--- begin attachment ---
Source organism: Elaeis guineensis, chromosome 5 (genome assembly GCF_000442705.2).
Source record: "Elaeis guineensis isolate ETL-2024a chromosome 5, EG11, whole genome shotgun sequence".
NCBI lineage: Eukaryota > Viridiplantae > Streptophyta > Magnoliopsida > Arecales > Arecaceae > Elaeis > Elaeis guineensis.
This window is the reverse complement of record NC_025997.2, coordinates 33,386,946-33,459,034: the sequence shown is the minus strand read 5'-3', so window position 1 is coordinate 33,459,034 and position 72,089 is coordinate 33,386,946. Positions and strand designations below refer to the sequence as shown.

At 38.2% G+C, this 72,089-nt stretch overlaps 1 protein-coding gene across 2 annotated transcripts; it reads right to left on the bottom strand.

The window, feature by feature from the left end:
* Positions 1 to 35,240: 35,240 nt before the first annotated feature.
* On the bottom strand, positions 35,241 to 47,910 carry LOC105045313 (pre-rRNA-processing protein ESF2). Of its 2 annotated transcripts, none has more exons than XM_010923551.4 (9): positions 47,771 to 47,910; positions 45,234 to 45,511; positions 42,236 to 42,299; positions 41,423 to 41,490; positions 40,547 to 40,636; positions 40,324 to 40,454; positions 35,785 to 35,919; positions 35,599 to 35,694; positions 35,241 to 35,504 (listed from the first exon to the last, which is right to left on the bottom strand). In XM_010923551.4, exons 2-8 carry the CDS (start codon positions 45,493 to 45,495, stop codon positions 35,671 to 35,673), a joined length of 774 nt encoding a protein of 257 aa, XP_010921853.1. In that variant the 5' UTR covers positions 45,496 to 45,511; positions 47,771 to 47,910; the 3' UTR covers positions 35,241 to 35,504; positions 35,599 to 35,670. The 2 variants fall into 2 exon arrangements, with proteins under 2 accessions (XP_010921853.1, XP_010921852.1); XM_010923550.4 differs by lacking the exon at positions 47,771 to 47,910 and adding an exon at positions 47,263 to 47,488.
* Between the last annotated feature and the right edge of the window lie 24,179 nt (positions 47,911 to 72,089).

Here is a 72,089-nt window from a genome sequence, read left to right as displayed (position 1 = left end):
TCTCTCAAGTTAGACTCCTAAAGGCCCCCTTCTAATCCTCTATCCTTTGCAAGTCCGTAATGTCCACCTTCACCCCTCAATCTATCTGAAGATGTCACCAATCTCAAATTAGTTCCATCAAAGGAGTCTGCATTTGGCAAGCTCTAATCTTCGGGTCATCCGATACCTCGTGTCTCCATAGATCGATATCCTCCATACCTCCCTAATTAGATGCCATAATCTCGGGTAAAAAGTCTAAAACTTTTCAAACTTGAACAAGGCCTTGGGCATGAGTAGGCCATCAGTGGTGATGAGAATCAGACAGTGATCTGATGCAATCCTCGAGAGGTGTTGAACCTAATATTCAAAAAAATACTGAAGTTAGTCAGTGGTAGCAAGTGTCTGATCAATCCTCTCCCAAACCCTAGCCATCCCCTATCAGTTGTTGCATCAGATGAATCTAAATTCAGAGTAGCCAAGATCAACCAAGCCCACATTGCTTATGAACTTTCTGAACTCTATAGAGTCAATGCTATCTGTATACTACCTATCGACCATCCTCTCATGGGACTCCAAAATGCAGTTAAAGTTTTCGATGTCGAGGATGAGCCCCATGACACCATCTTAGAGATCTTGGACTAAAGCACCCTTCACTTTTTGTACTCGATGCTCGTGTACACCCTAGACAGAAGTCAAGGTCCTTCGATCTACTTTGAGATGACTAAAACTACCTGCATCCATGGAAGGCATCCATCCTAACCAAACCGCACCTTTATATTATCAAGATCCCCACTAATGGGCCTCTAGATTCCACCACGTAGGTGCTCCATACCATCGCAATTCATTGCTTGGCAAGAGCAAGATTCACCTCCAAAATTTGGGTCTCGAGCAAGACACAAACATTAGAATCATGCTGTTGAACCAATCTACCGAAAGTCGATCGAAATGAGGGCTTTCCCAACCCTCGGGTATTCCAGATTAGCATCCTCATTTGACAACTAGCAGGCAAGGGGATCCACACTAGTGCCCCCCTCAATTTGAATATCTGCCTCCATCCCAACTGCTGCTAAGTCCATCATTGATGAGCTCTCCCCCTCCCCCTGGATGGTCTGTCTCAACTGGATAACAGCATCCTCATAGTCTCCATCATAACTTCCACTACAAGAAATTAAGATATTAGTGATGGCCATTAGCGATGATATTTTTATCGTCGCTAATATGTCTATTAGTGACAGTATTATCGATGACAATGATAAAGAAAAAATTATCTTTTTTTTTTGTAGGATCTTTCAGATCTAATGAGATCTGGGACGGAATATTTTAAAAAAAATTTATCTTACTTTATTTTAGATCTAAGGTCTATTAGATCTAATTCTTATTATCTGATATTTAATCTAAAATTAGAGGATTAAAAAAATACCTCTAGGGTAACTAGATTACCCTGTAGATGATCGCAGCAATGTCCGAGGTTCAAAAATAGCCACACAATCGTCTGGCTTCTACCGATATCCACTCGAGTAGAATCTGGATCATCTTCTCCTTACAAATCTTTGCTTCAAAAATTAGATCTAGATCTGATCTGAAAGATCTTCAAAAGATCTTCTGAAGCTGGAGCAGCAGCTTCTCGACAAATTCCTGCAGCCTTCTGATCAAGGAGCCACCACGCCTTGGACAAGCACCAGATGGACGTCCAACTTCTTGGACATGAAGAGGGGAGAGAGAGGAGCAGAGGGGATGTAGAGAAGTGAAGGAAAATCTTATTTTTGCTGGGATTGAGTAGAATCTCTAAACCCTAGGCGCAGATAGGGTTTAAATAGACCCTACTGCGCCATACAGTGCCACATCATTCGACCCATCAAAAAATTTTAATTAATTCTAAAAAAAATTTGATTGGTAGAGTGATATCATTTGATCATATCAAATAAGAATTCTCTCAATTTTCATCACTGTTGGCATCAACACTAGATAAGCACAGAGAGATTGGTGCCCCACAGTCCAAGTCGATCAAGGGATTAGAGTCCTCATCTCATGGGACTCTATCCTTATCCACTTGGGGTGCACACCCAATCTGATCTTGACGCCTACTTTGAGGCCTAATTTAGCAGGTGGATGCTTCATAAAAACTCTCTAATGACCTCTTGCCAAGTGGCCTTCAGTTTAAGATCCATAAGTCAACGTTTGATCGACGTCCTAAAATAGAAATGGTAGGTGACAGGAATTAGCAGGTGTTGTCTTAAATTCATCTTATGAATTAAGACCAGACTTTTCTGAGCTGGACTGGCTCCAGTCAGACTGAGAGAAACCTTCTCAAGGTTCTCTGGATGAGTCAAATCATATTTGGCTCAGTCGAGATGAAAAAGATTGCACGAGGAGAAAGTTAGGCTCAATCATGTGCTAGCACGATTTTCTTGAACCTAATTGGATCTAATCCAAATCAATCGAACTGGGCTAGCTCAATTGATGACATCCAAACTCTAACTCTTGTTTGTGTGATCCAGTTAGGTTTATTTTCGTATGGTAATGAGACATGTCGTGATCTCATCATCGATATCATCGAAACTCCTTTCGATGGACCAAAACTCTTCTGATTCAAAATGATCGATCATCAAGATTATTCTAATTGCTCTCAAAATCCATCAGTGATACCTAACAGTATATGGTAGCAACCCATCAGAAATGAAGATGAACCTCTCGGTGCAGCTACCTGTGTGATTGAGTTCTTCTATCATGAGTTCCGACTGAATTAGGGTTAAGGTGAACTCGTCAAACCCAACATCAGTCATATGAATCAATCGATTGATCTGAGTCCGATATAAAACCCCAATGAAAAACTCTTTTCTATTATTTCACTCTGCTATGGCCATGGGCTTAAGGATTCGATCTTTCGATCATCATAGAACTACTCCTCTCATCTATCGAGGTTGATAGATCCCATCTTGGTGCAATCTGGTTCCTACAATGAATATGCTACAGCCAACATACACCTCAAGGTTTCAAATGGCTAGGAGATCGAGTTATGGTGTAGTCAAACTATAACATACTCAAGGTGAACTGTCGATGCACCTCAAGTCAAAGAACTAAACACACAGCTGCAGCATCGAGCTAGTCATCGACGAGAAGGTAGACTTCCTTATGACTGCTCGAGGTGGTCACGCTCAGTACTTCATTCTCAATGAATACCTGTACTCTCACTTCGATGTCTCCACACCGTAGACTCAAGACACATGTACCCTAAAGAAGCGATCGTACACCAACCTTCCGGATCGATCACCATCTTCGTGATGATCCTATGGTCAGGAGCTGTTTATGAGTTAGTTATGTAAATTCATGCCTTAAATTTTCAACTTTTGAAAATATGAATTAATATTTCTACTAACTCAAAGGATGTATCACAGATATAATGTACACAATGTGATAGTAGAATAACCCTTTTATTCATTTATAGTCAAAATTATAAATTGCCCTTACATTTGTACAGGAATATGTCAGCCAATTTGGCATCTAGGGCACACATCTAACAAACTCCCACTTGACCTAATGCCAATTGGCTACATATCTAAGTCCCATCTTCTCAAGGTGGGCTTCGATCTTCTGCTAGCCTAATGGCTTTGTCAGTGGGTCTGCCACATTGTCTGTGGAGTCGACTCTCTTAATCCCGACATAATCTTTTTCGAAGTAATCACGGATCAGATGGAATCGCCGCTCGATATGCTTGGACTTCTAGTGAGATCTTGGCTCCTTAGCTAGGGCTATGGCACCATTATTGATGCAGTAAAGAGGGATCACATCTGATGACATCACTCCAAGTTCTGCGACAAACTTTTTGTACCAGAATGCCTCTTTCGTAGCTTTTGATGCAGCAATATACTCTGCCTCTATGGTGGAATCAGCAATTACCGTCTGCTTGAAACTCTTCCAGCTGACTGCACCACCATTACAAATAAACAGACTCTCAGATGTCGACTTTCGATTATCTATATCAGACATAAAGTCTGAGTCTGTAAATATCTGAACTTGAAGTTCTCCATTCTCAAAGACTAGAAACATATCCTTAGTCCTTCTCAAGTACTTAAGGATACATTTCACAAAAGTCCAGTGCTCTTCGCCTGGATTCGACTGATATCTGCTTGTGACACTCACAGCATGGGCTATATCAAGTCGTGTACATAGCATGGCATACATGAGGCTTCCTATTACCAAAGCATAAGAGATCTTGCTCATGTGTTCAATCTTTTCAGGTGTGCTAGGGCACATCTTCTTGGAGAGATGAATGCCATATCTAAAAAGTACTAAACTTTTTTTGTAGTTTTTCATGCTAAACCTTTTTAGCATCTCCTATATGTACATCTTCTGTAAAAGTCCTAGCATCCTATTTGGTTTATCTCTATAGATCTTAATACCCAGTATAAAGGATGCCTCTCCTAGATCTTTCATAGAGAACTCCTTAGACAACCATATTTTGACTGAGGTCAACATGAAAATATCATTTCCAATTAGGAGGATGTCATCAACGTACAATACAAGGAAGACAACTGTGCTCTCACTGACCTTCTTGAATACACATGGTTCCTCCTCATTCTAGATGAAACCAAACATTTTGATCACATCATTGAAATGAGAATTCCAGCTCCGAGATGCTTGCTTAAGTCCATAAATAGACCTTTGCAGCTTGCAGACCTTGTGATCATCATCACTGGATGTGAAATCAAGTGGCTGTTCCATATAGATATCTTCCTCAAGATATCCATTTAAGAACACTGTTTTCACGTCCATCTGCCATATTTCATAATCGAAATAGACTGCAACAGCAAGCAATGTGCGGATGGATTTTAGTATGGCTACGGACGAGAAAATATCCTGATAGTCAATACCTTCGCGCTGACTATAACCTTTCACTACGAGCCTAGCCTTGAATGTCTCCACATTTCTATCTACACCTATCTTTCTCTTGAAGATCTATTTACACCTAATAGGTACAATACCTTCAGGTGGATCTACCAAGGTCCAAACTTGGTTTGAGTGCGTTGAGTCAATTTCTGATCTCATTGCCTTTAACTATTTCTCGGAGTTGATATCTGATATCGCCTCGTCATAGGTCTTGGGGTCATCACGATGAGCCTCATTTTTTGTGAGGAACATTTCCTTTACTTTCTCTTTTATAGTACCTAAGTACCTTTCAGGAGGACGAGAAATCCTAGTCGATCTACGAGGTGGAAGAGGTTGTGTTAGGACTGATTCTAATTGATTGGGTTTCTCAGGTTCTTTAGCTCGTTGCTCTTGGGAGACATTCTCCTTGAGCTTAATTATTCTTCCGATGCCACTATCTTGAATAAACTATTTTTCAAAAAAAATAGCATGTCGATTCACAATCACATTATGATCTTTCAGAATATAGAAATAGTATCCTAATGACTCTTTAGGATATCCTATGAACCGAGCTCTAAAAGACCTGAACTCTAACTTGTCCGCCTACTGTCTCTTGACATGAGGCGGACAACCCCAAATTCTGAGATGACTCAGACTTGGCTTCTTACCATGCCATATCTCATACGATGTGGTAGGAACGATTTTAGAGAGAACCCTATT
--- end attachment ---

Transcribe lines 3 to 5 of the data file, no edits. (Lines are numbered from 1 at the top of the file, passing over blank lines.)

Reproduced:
NCBI lineage: Eukaryota > Viridiplantae > Streptophyta > Magnoliopsida > Arecales > Arecaceae > Elaeis > Elaeis guineensis.
This window is the reverse complement of record NC_025997.2, coordinates 33,386,946-33,459,034: the sequence shown is the minus strand read 5'-3', so window position 1 is coordinate 33,459,034 and position 72,089 is coordinate 33,386,946. Positions and strand designations below refer to the sequence as shown.

At 38.2% G+C, this 72,089-nt stretch overlaps 1 protein-coding gene across 2 annotated transcripts; it reads right to left on the bottom strand.